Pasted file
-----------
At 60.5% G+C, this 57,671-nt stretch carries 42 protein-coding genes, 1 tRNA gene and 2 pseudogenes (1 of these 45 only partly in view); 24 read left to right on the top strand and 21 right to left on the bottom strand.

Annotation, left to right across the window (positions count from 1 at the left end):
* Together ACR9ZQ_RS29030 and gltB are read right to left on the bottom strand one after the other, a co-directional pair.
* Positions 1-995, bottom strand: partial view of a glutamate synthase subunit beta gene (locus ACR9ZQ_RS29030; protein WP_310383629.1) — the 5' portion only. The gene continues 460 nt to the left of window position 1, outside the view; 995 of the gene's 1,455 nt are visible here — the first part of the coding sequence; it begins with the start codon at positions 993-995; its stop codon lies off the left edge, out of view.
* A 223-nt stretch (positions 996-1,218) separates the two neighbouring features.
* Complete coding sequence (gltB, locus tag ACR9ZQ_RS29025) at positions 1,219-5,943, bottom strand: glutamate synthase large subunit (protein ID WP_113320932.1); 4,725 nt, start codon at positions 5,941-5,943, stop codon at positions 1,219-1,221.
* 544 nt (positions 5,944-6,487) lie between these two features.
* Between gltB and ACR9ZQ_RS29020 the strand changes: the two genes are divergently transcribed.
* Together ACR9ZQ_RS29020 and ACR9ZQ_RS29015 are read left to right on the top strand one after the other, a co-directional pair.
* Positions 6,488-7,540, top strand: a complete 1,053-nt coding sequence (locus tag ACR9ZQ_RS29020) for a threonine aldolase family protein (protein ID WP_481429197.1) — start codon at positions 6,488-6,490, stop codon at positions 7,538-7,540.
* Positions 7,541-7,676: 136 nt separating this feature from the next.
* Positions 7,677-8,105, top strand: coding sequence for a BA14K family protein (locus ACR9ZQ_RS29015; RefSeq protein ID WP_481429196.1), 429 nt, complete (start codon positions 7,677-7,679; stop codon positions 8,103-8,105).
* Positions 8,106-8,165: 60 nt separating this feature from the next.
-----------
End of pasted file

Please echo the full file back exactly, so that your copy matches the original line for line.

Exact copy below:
At 60.5% G+C, this 57,671-nt stretch carries 42 protein-coding genes, 1 tRNA gene and 2 pseudogenes (1 of these 45 only partly in view); 24 read left to right on the top strand and 21 right to left on the bottom strand.

Annotation, left to right across the window (positions count from 1 at the left end):
* Together ACR9ZQ_RS29030 and gltB are read right to left on the bottom strand one after the other, a co-directional pair.
* Positions 1-995, bottom strand: partial view of a glutamate synthase subunit beta gene (locus ACR9ZQ_RS29030; protein WP_310383629.1) — the 5' portion only. The gene continues 460 nt to the left of window position 1, outside the view; 995 of the gene's 1,455 nt are visible here — the first part of the coding sequence; it begins with the start codon at positions 993-995; its stop codon lies off the left edge, out of view.
* A 223-nt stretch (positions 996-1,218) separates the two neighbouring features.
* Complete coding sequence (gltB, locus tag ACR9ZQ_RS29025) at positions 1,219-5,943, bottom strand: glutamate synthase large subunit (protein ID WP_113320932.1); 4,725 nt, start codon at positions 5,941-5,943, stop codon at positions 1,219-1,221.
* 544 nt (positions 5,944-6,487) lie between these two features.
* Between gltB and ACR9ZQ_RS29020 the strand changes: the two genes are divergently transcribed.
* Together ACR9ZQ_RS29020 and ACR9ZQ_RS29015 are read left to right on the top strand one after the other, a co-directional pair.
* Positions 6,488-7,540, top strand: a complete 1,053-nt coding sequence (locus tag ACR9ZQ_RS29020) for a threonine aldolase family protein (protein ID WP_481429197.1) — start codon at positions 6,488-6,490, stop codon at positions 7,538-7,540.
* Positions 7,541-7,676: 136 nt separating this feature from the next.
* Positions 7,677-8,105, top strand: coding sequence for a BA14K family protein (locus ACR9ZQ_RS29015; RefSeq protein ID WP_481429196.1), 429 nt, complete (start codon positions 7,677-7,679; stop codon positions 8,103-8,105).
* Positions 8,106-8,165: 60 nt separating this feature from the next.